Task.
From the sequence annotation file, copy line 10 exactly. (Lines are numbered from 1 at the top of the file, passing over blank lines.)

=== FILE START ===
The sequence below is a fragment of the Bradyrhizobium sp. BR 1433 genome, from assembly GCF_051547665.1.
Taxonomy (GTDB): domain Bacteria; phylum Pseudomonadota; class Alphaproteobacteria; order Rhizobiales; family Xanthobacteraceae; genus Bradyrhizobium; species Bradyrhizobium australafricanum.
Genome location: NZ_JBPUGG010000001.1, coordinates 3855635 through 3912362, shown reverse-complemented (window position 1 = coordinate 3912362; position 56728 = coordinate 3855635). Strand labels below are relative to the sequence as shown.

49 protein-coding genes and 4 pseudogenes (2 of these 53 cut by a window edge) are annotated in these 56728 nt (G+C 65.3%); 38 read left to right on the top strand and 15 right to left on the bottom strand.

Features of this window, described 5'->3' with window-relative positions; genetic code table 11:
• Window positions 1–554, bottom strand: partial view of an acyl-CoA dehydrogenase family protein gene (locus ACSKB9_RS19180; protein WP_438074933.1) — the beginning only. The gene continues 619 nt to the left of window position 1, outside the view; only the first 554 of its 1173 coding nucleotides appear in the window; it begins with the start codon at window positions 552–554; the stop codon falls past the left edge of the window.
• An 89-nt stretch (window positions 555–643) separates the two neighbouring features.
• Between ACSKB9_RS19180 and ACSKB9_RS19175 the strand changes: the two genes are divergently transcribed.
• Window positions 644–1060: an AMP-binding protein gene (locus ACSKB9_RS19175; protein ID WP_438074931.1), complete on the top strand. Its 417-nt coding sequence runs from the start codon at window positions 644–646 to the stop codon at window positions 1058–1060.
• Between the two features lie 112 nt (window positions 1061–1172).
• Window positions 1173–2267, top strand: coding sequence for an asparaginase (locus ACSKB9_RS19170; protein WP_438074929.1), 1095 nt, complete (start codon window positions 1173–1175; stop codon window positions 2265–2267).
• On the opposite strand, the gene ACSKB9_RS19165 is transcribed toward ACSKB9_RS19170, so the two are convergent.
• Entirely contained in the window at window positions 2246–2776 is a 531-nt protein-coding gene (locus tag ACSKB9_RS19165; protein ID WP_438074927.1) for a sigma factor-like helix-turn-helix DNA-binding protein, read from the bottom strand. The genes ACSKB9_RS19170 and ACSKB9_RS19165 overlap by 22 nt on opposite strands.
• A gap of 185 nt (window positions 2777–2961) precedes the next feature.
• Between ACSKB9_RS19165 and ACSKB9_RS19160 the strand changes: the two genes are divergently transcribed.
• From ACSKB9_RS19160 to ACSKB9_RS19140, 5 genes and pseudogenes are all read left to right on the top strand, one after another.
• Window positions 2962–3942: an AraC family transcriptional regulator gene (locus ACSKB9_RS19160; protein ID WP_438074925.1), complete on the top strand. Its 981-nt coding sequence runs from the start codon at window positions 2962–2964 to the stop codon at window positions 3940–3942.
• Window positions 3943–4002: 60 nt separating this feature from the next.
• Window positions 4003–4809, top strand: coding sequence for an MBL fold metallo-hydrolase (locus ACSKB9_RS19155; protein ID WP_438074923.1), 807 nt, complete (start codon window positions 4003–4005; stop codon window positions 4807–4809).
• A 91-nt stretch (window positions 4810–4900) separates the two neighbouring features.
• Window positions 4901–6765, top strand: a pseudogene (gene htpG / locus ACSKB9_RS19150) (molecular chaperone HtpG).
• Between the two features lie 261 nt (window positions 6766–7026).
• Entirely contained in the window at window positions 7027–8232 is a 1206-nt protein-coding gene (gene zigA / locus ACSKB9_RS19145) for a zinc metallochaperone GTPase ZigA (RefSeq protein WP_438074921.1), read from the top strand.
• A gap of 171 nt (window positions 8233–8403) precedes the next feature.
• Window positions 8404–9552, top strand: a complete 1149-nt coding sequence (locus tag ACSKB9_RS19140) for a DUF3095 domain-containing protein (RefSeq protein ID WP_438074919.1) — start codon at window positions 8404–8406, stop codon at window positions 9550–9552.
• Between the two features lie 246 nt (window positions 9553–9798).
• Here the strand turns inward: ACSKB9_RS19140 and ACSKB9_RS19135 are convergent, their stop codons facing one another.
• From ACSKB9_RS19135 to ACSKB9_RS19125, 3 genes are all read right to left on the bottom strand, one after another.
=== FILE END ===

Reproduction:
• Between the two features lie 112 nt (window positions 1061–1172).